Discrepancies between the theoretical and the experimental virgin force-deflection curves were found and these are shown to be the result of simplifying approximations introduced in the structural analysis. It was found that the resonant vibrational amplitude of the structure can be predicted within 20%, and the resonant natural frequency within 2-1/2%, on the basis of the static virgin force-deflection curve. For large, plastic deflections at an excitation frequency of 3 cps, it was found that the differences between the dynamic and the static hysteresis loops were less than the changes in the static loops resulting from the deterioration caused by repeated cycles of loading.https://thesis.library.caltech.edu/id/eprint/1390Studies of response to earthquake ground motion
https://resolver.caltech.edu/CaltechTHESIS:09152015-111110090
Authors: Brady, Arthur Gerald
Year: 1966
DOI: 10.7907/48HF-MX48
<p>A study is made of the accuracy of electronic digital computer calculations of ground displacement and response spectra from strong-motion earthquake accelerograms. This involves an investigation of methods of the preparatory reduction of accelerograms into a form useful for the digital computation and of the accuracy of subsequent digital calculations. Various checks are made for both the ground displacement and response spectra results, and it is concluded that the main errors are those involved in digitizing the original record. Differences resulting from various investigators digitizing the same experimental record may become as large as 100% of the maximum computed ground displacements. The spread of the results of ground displacement calculations is greater than that of the response spectra calculations. Standardized methods of adjustment and calculation are recommended, to minimize such errors. </p>
<p>Studies are made of the spread of response spectral values about their mean. The distribution is investigated experimentally by Monte Carlo techniques using an electric analog system with white noise excitation, and histograms are presented indicating the dependence of the distribution on the damping and period of the structure. Approximate distributions are obtained analytically by confirming and extending existing results with accurate digital computer calculations. A comparison of the experimental and analytical approaches indicates good agreement for low damping values where the approximations are valid. A family of distribution curves to be used in conjunction with existing average spectra is presented. The combination of analog and digital computations used with Monte Carlo techniques is a promising approach to the statistical problems of earthquake engineering.</p>
<p>Methods of analysis of very small earthquake ground motion records obtained simultaneously at different sites are discussed. The advantages of Fourier spectrum analysis for certain types of studies and methods of calculation of Fourier spectra are presented. The digitizing and analysis of several earthquake records is described and checks are made of the dependence of results on digitizing procedure, earthquake duration and integration step length. Possible dangers of a direct ratio comparison of Fourier spectra curves are pointed out and the necessity for some type of smoothing procedure before comparison is established. A standard method of analysis for the study of comparative ground motion at different sites is recommended. </p>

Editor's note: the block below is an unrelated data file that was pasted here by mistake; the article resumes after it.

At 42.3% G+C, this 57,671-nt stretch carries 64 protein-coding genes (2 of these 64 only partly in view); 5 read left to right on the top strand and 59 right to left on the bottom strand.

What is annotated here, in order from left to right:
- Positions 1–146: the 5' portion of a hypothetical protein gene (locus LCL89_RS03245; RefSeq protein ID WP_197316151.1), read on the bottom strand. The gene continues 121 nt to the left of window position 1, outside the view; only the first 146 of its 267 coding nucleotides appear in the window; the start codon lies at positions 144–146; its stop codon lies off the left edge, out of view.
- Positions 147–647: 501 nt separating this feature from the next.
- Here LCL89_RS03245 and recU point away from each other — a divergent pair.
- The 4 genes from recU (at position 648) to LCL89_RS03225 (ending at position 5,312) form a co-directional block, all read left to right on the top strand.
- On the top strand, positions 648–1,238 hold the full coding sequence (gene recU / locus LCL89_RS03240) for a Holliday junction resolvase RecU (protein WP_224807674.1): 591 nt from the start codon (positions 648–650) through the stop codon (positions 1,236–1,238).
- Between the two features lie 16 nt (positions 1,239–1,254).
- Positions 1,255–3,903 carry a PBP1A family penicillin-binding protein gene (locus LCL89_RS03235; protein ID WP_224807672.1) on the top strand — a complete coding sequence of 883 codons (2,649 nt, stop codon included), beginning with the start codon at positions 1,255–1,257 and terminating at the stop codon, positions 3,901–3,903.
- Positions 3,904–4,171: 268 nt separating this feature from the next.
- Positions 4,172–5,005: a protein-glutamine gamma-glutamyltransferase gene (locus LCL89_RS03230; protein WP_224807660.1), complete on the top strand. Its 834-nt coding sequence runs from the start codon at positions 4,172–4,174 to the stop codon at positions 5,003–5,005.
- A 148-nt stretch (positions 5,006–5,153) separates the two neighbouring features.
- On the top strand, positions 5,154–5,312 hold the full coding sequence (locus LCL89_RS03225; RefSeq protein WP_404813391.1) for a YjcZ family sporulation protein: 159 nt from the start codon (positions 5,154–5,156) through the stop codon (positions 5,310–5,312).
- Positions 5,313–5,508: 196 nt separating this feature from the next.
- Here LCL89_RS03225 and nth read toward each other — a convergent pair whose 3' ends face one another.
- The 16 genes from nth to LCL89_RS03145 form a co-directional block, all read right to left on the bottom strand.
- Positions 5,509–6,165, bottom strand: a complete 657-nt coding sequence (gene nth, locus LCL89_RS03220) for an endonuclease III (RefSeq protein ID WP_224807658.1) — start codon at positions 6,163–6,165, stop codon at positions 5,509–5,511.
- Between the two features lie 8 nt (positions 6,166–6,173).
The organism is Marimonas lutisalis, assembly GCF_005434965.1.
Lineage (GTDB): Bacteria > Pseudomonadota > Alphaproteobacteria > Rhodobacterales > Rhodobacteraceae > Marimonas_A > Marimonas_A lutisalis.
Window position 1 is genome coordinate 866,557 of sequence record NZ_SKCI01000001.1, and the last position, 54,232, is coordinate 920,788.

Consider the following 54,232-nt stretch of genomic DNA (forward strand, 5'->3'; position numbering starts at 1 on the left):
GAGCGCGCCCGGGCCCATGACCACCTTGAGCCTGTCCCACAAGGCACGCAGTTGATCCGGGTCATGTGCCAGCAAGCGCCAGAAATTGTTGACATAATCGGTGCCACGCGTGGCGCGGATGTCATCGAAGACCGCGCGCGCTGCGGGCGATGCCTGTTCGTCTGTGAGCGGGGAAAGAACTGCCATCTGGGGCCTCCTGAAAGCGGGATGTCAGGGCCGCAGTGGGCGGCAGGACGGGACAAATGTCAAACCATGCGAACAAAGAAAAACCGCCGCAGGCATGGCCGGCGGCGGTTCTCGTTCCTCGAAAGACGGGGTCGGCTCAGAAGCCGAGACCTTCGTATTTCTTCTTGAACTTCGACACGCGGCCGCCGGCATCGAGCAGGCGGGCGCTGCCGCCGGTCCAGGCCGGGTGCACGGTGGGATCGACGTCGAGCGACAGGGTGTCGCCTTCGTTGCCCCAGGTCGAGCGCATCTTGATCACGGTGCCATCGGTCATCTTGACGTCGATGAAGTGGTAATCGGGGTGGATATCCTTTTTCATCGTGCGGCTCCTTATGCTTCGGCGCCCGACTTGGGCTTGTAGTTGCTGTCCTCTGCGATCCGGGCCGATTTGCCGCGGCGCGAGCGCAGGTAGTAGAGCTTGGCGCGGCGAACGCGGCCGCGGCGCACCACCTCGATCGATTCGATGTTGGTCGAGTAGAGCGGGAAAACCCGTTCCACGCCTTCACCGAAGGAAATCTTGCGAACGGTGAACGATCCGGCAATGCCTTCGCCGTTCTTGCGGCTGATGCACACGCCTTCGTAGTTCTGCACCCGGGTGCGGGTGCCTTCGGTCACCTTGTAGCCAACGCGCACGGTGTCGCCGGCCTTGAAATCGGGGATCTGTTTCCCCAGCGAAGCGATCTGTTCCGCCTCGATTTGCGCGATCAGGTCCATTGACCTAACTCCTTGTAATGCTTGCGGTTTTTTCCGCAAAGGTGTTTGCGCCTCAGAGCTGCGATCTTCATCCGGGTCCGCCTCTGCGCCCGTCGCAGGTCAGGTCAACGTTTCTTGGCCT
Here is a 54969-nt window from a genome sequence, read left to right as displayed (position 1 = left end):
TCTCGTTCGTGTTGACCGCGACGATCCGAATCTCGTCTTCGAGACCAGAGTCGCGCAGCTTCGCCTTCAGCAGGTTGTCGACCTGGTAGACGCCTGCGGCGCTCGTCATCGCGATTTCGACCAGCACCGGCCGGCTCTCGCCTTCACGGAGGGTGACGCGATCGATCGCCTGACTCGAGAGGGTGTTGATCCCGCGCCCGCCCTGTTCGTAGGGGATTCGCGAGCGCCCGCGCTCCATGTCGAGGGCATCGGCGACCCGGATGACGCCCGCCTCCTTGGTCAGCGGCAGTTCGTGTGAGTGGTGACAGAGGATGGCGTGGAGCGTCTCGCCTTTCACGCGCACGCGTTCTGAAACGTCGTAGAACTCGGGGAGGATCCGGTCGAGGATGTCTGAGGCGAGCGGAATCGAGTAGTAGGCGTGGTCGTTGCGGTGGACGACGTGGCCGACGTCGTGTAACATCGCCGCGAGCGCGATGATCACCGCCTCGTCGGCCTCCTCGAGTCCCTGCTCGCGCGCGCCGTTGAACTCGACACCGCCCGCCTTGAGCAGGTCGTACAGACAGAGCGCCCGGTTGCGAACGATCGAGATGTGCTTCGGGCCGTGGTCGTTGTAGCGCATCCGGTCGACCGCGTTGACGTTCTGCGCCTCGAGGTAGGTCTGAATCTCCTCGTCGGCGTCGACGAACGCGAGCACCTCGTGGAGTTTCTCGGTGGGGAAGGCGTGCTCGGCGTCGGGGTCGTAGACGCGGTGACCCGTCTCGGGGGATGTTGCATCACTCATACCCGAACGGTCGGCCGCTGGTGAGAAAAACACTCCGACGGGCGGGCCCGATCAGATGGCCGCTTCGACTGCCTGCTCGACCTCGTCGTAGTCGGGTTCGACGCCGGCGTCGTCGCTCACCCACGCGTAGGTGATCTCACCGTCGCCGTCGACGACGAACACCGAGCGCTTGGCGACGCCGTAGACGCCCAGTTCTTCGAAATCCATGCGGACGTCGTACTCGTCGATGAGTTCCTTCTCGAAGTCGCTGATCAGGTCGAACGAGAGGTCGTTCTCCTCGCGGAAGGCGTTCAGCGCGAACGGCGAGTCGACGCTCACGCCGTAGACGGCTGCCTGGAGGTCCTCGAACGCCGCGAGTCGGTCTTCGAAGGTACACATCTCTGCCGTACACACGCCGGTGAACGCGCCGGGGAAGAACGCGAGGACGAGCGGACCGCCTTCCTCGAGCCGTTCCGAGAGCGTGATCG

https://thesis.library.caltech.edu/id/eprint/9154Transmission matrices and lumped parameter models for continuous systems
https://resolver.caltech.edu/CaltechTHESIS:10192015-155737101
Authors: Rocke, Richard Dale
Year: 1966
DOI: 10.7907/4K3H-1E57
<p>The use of transmission matrices and lumped parameter models for describing continuous systems is the subject of this study. Non-uniform continuous systems which play important roles in practical vibration problems, e.g., torsional oscillations in bars, transverse bending vibrations of beams, etc., are of primary importance.</p>
<p>A new approach for deriving closed form transmission matrices is applied to several classes of non-uniform continuous segments of one dimensional and beam systems. A power series expansion method is presented for determining approximate transmission matrices of any order for segments of non-uniform systems whose solutions cannot be found in closed form. This direct series method is shown to give results comparable to those of the improved lumped parameter models for one dimensional systems.</p>
<p>Four types of lumped parameter models are evaluated on the basis of the uniform continuous one dimensional system by comparing the behavior of the frequency root errors. The lumped parameter models which are based upon a close fit to the low frequency approximation of the exact transmission matrix, at the segment level, are shown to be superior. On this basis an improved lumped parameter model is recommended for approximating non-uniform segments. This new model is compared to a uniform segment approximation and error curves are presented for systems whose areas very quadratically and linearly. The effect of varying segment lengths is investigated for one dimensional systems and results indicate very little improvement in comparison to the use of equal length segments. For purposes of completeness, a brief summary of various lumped parameter models and other techniques which have previously been used to approximate the uniform Bernoulli-Euler beam is a given. </p>